Rachis – The main stem bearing flowers or leaves.
Ray Flower – marginal petal-like flowers of some composites.
Receptacle – The part of the stem to which the flower is attached.
Reflexed – Turned abruptly downward or backward.
Reticulate – Net-like
Rhizomatous – Having rhizomes.
Rhyzome – Underground stem, usually lateral, sending out shoots above ground and roots below.
Rossete – Compact cluster of leaves arranged in an often basal circle.
Rugose – Wrinkled.
Scale – Thin, dry membrane, usually foliar.
Sepal – One division of the calyx.
Serrate – Saw-toothed, with sharp, forward-pointing teeth.
Sessile – Without stalk.
Sheath – Lower part of the leaf which surrounds the stem.
Silicle – A short silique, almost equally as long as wide.
Silique – Elongated capsule with a septum separating in two halves.
Simple Leaves – Unbranched, not compound.
Spatulate – Spoon-shaped, narrow at base and wide at apex.
Spike – A usually long inflorescence with sessile flowers.
Spikelet – Small or secondary spike; flower cluster in grasses consisting of usually 2 glumes, and one or more florets.
Spinose – Full of spines.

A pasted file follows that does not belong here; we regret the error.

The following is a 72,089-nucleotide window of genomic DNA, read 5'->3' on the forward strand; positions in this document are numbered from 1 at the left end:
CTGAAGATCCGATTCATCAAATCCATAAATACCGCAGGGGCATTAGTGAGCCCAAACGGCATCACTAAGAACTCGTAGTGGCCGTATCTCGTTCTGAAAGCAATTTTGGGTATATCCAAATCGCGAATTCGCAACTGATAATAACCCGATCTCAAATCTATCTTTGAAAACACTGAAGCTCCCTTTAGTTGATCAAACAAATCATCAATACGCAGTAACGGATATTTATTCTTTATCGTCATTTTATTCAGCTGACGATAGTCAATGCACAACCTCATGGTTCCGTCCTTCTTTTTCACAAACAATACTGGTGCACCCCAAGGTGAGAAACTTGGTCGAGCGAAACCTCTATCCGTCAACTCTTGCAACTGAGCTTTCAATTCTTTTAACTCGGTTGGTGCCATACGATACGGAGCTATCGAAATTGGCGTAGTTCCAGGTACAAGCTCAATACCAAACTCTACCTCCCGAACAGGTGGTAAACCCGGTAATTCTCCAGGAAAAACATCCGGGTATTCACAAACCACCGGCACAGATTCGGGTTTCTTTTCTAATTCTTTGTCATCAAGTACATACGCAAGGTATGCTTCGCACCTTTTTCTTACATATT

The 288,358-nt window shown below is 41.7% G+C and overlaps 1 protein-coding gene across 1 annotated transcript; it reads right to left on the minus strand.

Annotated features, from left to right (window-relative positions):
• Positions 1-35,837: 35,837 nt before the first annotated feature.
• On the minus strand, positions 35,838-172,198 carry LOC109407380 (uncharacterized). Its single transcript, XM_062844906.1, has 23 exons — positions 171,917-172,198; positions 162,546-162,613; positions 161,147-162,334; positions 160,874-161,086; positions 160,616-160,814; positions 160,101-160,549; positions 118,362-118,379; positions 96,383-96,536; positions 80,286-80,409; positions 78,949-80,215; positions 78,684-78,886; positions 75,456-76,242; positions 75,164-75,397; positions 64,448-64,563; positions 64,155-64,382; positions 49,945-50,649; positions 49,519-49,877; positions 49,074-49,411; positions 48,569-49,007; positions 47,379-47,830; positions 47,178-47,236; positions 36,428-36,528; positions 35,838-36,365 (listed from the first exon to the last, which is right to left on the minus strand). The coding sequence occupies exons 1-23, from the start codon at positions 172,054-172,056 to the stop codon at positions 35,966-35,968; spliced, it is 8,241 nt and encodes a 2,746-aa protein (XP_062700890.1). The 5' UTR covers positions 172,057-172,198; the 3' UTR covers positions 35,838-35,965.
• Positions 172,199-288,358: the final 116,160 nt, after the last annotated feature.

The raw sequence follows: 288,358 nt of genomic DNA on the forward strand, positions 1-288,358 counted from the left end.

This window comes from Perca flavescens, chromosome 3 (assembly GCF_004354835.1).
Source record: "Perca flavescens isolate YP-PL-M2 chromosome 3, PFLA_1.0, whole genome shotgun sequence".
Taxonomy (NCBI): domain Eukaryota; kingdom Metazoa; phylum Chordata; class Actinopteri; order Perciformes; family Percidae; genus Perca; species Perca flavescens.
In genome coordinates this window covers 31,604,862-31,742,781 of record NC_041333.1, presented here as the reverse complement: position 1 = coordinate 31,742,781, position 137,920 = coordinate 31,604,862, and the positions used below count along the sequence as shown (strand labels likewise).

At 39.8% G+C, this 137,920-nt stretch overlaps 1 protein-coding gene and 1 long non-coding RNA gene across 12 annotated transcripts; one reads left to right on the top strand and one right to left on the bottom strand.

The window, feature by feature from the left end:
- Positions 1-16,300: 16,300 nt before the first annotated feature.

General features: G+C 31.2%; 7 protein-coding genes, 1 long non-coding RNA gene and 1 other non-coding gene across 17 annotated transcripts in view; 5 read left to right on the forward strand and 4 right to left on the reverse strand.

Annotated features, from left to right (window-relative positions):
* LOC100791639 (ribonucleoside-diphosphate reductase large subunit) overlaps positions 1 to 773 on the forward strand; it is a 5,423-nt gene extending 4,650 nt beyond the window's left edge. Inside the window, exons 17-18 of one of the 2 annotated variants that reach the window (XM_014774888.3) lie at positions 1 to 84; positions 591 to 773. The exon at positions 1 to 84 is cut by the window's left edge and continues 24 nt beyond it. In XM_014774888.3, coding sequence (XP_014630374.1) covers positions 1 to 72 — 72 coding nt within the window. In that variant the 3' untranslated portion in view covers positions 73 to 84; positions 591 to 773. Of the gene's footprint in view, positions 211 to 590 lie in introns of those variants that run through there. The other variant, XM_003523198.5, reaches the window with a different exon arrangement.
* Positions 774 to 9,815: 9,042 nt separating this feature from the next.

Stamen – The pollen-bearing organ of a flowering plant.
Staminate – Having stamens, but no pistil.
Stellate – Star-shaped.
Stigma – Part of the pistil that receives the pollen.
Stolon – A horizontal stem which roots at the nodes.
Striate – Marked with parallel lines or ridges.
Subtended – Underneath, directly below and close to.
Succulent – Fleshy.
Terete – Circular in cross-section.
Toothed – Sawteeth-like projections on the margins of the blade.
Tuberous – Like a tuber or producing tubers.
Tufted – In compact clusters.
Umbel – A flat or rounded flower cluster in which the stalks radiate from the same point, like the ribs of an umbrella.
Utricle – Small, inflated, 1-seeded, usually indehiscent fruit.
Veins – Ribs of a leaf; vascular bundles on a leaf.
Wing – A thin, membranous extension of a leaf blade.

By: Alfred Downs, 5/2004. HOME    Weed ID